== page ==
History and archaeology – two subjects that fascinate me – blend together in The Count of the Sahara by Wayne Turmel. A novel based on the life of Count Bryon de Prorok, the tale follows his journey into the Sahara and the aftermath of his team’s discovery.
The story is told in two primary voices; one follows de Prorok’s team in the desert and the other is from the perspective of a young Milwaukee man, telling of his time as part of de Prorok’s speaking tour and the consequences of the Sahara expedition. The back-and-forth between these two perspectives caught me off guard at first, but once I grew accustomed to the rhythm, I fell into the story.
And the story kept me turning the pages. Danger lurked around every corner. I cared what happened to the characters as much as I wanted to know what happened. Perhaps that is why the ending seemed sad, yet satisfying to me.
Overall, this book was a great read. It brings the realities of archaeology alive without the dusty parts clogging the wheels. I also enjoyed reading about places I knew: Milwaukee, Chicago, Rock Island, even Beloit, then turning a page and discovering new cultures far from home.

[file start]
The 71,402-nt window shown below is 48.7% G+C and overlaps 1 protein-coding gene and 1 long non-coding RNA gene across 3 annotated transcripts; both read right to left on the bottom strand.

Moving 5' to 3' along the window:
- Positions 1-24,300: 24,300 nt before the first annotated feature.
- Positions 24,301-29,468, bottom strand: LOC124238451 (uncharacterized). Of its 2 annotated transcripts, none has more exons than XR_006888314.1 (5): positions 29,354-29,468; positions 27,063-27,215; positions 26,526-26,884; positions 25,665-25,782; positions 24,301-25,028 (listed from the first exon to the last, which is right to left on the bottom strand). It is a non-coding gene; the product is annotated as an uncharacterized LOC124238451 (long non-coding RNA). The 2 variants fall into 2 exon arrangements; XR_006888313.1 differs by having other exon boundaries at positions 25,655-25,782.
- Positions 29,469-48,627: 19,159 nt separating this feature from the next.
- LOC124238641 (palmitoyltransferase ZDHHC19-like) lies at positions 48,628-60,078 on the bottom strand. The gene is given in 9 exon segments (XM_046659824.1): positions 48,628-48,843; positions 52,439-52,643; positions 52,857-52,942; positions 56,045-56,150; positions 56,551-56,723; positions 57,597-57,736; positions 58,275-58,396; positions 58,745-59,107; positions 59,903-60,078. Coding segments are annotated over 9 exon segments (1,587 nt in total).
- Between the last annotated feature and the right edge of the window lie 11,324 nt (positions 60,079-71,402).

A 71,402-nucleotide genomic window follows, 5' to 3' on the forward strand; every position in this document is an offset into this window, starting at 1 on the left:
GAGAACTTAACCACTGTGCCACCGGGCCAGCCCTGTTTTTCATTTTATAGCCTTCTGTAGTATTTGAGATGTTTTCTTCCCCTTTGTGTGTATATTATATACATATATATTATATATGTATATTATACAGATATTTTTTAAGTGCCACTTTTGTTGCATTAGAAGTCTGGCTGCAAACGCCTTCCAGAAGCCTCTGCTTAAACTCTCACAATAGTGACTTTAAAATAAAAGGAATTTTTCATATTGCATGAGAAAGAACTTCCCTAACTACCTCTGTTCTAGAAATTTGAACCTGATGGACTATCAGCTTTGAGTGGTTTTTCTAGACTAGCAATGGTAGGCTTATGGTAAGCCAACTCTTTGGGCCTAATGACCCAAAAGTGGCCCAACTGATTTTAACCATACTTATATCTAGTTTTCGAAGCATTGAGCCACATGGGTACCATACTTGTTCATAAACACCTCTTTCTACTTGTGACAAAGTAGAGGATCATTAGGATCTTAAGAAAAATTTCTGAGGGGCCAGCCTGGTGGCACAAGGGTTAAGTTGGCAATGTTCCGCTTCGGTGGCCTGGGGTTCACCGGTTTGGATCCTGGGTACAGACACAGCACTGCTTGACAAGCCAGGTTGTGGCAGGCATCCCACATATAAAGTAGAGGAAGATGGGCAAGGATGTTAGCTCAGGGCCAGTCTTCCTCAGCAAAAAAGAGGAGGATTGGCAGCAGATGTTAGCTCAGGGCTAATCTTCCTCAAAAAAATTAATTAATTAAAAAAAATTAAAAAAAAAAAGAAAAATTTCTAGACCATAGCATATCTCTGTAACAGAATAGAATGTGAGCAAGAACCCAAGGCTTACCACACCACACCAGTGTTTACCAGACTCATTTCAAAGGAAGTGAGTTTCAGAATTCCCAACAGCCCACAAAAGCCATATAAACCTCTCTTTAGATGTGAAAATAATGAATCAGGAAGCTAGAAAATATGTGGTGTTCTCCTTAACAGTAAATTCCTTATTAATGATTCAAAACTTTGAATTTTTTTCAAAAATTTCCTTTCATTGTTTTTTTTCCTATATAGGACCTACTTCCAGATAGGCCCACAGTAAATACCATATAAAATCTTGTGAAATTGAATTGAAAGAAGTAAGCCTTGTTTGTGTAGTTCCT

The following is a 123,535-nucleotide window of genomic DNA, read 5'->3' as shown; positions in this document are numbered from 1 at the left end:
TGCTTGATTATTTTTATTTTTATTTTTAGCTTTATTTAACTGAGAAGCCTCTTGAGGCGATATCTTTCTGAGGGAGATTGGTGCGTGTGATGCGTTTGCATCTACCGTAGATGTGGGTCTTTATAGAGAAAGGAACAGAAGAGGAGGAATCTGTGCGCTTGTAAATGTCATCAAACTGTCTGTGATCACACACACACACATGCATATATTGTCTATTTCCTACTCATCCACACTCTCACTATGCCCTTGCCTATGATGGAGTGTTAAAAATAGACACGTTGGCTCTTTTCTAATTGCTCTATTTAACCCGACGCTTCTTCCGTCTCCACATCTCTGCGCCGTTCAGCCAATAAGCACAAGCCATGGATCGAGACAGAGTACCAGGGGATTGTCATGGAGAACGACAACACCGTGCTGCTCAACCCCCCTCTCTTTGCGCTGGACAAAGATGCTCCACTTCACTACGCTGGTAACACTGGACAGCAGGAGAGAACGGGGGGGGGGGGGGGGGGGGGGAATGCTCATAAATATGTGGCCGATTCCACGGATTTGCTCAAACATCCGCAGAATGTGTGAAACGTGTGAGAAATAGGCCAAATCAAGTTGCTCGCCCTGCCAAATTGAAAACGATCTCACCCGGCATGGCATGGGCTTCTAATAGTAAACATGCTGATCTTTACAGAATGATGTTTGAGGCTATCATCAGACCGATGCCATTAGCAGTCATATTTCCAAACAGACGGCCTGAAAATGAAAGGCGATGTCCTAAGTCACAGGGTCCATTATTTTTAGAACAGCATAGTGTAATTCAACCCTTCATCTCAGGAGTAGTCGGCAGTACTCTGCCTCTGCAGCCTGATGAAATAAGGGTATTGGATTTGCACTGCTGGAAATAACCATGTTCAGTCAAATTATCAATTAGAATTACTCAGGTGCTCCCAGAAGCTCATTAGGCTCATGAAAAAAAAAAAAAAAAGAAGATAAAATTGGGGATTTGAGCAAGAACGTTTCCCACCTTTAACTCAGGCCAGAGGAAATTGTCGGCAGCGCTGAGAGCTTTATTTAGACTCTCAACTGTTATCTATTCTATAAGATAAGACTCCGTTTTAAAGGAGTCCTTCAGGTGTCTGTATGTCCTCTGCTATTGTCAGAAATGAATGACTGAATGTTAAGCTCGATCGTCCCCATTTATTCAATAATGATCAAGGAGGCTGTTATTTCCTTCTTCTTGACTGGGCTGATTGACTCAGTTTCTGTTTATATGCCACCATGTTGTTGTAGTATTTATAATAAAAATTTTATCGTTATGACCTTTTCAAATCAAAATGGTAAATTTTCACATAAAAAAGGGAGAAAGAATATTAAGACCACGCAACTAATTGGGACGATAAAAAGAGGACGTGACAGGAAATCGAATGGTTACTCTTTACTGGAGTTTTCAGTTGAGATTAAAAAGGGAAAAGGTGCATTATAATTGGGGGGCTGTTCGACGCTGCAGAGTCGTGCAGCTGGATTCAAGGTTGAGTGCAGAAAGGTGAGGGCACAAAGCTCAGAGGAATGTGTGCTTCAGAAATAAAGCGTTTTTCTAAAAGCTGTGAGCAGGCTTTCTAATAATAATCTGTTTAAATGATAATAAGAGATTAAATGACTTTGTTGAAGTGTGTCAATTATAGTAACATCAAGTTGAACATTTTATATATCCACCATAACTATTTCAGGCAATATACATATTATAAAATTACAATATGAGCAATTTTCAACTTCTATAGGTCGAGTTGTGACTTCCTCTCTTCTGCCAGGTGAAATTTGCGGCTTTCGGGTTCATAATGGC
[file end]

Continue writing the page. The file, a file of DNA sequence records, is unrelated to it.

Our actions make a difference. We have choices about what to do with our lives. The characters in The Count of the Sahara had to live with those choices. In the end we must answer the question, what will we do with the talents given to us?
Disclosure of Material Connection: I received this book free from the author in exchange for an honest review. I was not required to write a positive review. The opinions I have expressed are my own. I am disclosing this in accordance with the Federal Trade Commission’s 16 CFR, Part 255: “Guides Concerning the Use of Endorsements and Testimonials in Advertising.”